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Dr. Milrod receives support from a fund in the New York Community Trust established by DeWitt Wallace and from NIMH grant R01 MH070918. Dr. Freedman has reviewed this editorial and found no evidence of influence from these relationships.
From the Department of Psychiatry, Weill Medical College of Cornell University, New York.
Address correspondence to Dr. Milrod (firstname.lastname@example.org).
Copyright © 2013 by the American Psychiatric Association
Published concurrently with this editorial are two high-quality, thought-provoking studies from different research domains, each of which advances yet complicates our understanding of clinical anxiety disorders. One is a multisite randomized controlled trial of psychotherapies for social anxiety disorder (1), the other a meta-analysis of the separation anxiety hypothesis of panic disorder (2). Each study answers key questions that have plagued every clinician and researcher who treats anxiety disorders, yet each raises further issues.
Leichsenring et al. (1) conducted a five-site randomized controlled trial of cognitive-behavioral therapy (CBT), psychodynamic therapy (supportive-expressive therapy), and a waiting list condition for social anxiety disorder. In a brave, ambitious, and rigorous study, the authors balanced researcher allegiance, therapist attention, and supervision between modalities. Psychotropic medications were excluded, somewhat limiting generalizability. Carefully blinded independent evaluators employed standard research instruments. Both CBT and psychodynamic therapy outperformed the waiting list condition (no surprise). Surprisingly, however, the dropout rate for the waiting list group matched those of the active treatment groups (24%−28%). CBT statistically outperformed psychodynamic therapy in remission rate, which was generally fairly low across treatments (36% for CBT, 26% for psychodynamic therapy), but not in response rate, defined a priori as an improvement >30% on the Liebowitz Social Anxiety Scale (the rates were 60% for CBT and 52% for psychodynamic therapy).
As in all randomized controlled trials, the nitty-gritty choices in study design help shape the findings. Which form of CBT to test in such an important study was self-evident: Clark and Wells’s cognitive therapy (3), a commonly practiced model that had been previously studied in clinical trials. No such simple solution attended the dynamic therapy condition, as no form of manualized psychodynamic therapy had been developed or tested for patients with social phobia. The investigators chose to use supportive-expressive therapy, newly modified for social phobia, an understandable choice with both strengths and limitations. An enormous strength is that supportive-expressive therapy has been successfully transported around the globe and used to treat multiple psychiatric conditions. The original development of supportive-expressive therapy in the 1970s was a groundbreaking achievement in psychodynamic psychotherapy research, establishing the first successfully manualized supportive dynamic treatment (4), enabling testing of this previously recalcitrant modality in randomized controlled trials. Supportive-expressive therapy focuses on articulating a core conflictual relationship theme, which relates to, yet lacks equivalence to, the transference relationship that forms a key interventional focus in many forms of psychoanalysis and psychoanalytic psychotherapy. Supportive-expressive therapy lacks the full psychodynamic focus on developmental relationships and events, formative attachments, and unraveling underlying fantasy structure. Elements of this therapy, as described in this study, appear alien to psychodynamic practitioners—for example, the inclusion of an exposure component.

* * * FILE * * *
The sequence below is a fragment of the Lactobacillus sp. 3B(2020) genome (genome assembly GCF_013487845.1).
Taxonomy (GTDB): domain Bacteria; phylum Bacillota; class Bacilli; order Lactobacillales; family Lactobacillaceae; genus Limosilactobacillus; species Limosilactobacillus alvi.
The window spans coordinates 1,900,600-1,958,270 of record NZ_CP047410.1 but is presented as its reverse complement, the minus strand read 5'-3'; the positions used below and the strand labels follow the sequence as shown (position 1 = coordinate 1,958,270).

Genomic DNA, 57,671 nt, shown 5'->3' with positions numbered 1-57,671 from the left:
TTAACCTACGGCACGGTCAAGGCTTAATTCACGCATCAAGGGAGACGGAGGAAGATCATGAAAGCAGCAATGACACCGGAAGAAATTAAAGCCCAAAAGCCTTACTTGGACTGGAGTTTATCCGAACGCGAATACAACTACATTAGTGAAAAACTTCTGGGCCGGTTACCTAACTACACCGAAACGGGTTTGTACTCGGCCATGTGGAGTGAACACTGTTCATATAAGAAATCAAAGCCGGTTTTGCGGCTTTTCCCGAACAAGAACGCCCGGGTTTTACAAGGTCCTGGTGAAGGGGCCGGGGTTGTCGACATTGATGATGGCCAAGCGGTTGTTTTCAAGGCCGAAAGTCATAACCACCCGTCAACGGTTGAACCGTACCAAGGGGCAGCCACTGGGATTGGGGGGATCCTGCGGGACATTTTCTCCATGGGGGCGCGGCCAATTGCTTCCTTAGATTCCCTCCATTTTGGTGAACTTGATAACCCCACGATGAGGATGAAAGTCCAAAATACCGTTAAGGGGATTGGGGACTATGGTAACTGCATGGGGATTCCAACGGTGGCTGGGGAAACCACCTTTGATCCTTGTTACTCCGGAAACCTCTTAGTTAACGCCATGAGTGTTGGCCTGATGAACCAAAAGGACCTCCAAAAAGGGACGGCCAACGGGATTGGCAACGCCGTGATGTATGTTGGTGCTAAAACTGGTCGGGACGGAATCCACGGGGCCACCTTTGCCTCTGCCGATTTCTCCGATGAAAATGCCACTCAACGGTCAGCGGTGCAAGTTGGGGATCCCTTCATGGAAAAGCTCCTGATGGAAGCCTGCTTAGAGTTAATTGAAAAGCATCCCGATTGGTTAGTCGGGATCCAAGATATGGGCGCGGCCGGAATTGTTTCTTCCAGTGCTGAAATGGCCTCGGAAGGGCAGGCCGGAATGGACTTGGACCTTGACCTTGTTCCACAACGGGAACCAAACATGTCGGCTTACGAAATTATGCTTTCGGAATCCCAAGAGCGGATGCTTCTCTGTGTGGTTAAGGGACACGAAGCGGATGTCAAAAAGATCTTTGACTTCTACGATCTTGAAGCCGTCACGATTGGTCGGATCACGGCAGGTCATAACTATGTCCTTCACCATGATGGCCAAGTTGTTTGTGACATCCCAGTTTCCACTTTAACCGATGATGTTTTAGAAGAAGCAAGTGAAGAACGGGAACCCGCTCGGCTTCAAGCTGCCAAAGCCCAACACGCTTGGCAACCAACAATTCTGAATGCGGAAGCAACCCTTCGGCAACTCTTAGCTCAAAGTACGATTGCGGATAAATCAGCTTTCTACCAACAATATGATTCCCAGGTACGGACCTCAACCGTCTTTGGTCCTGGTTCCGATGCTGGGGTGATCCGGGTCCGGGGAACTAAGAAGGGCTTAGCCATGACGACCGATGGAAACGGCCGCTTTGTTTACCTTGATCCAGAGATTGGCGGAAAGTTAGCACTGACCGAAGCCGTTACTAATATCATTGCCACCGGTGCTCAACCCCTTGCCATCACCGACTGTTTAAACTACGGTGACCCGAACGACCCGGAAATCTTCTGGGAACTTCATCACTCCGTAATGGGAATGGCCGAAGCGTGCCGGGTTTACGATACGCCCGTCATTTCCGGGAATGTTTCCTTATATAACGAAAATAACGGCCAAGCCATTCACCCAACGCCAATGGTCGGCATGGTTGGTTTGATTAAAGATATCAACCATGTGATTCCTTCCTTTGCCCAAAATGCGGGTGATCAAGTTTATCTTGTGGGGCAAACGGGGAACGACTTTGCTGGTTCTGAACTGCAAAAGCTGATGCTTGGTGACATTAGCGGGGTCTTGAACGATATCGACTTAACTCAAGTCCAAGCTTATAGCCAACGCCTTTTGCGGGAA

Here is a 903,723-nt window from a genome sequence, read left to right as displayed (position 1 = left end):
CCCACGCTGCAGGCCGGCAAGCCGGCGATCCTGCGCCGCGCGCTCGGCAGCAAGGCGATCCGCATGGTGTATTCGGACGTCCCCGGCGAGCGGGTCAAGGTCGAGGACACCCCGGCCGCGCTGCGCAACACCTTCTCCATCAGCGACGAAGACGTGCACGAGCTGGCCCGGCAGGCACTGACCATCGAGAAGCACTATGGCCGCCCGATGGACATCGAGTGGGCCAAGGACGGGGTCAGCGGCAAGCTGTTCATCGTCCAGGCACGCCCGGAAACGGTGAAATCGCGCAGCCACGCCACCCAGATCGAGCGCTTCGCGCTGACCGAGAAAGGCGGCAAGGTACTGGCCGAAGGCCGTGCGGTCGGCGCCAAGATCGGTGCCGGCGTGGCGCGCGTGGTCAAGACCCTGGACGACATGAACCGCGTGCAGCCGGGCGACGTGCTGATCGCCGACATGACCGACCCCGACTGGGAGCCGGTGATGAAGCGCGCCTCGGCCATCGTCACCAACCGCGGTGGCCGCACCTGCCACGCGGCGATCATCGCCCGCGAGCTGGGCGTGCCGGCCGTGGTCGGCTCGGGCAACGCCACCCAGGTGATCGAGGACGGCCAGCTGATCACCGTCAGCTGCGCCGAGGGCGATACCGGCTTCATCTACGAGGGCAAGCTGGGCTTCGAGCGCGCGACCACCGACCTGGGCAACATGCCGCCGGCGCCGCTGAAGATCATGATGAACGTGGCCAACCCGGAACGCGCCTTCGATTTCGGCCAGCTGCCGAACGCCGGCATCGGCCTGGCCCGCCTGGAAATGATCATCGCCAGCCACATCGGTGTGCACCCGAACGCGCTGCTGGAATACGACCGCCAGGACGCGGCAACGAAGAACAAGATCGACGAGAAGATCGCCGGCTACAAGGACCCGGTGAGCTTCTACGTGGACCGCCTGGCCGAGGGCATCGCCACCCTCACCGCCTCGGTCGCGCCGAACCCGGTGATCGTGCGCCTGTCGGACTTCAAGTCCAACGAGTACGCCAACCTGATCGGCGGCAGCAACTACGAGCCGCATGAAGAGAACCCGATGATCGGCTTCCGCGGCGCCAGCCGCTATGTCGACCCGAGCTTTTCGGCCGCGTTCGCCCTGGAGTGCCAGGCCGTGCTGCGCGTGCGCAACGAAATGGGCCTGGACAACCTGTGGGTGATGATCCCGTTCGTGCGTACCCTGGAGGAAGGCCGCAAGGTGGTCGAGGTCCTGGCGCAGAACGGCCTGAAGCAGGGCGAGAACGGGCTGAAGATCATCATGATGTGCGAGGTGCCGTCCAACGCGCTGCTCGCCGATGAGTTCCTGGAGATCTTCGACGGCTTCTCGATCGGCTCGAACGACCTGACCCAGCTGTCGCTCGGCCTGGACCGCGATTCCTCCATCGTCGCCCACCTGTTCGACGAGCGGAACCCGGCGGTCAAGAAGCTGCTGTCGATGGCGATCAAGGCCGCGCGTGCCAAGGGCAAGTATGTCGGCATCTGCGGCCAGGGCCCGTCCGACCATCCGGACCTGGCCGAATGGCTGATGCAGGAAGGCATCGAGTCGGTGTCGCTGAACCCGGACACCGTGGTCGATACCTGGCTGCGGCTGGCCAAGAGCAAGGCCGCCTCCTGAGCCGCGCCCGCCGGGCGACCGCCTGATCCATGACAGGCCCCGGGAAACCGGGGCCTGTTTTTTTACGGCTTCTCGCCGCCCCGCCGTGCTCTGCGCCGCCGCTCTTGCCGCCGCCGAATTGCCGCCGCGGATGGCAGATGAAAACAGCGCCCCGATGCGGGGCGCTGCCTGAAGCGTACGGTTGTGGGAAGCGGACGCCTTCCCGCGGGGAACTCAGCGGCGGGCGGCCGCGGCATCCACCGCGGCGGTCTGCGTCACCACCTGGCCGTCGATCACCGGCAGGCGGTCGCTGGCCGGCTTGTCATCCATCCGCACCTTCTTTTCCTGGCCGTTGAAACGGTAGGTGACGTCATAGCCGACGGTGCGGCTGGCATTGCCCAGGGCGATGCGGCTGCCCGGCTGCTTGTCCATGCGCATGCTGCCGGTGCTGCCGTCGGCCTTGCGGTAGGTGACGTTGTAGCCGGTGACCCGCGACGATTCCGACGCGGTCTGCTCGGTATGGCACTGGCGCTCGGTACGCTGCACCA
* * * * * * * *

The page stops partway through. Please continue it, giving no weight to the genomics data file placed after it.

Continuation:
Partly because of the limitations of the highly circumscribed psychodynamic research base (5), this large comparative study constituted the very first test of supportive-expressive therapy for social phobia. The decision to test a newly manualized psychotherapy in a large-scale randomized controlled trial against a standard reference treatment involved a leap of faith; there was no chance to calibrate and adapt supportive-expressive therapy to social phobia, which is ordinarily accomplished in smaller open clinical trials. Even a basic matter like determining the timing of sessions (initially weekly, then twice weekly from sessions 7 through 16, and weekly through session 25) is described as an attempt to match CBT, rather than tuning choices to best capture the music of this new treatment. Termination in dynamic therapy for patients with anxiety disorders is often fraught with ambivalence and rage, re-evoking underlying separation and autonomy conflicts, which loom large in this patient group. Dynamic therapists can use this intensification of affect as therapy draws to a close to deepen understanding and relief from anxiety. Hence the decision to lower the “dose” of this therapy toward its end might have decreased its effect at a crucial juncture (6). Even the rating system to measure the therapists’ adherence to the manual, central to defining any manualized psychotherapy, was much less precise for supportive-expressive therapy than for CBT in this study.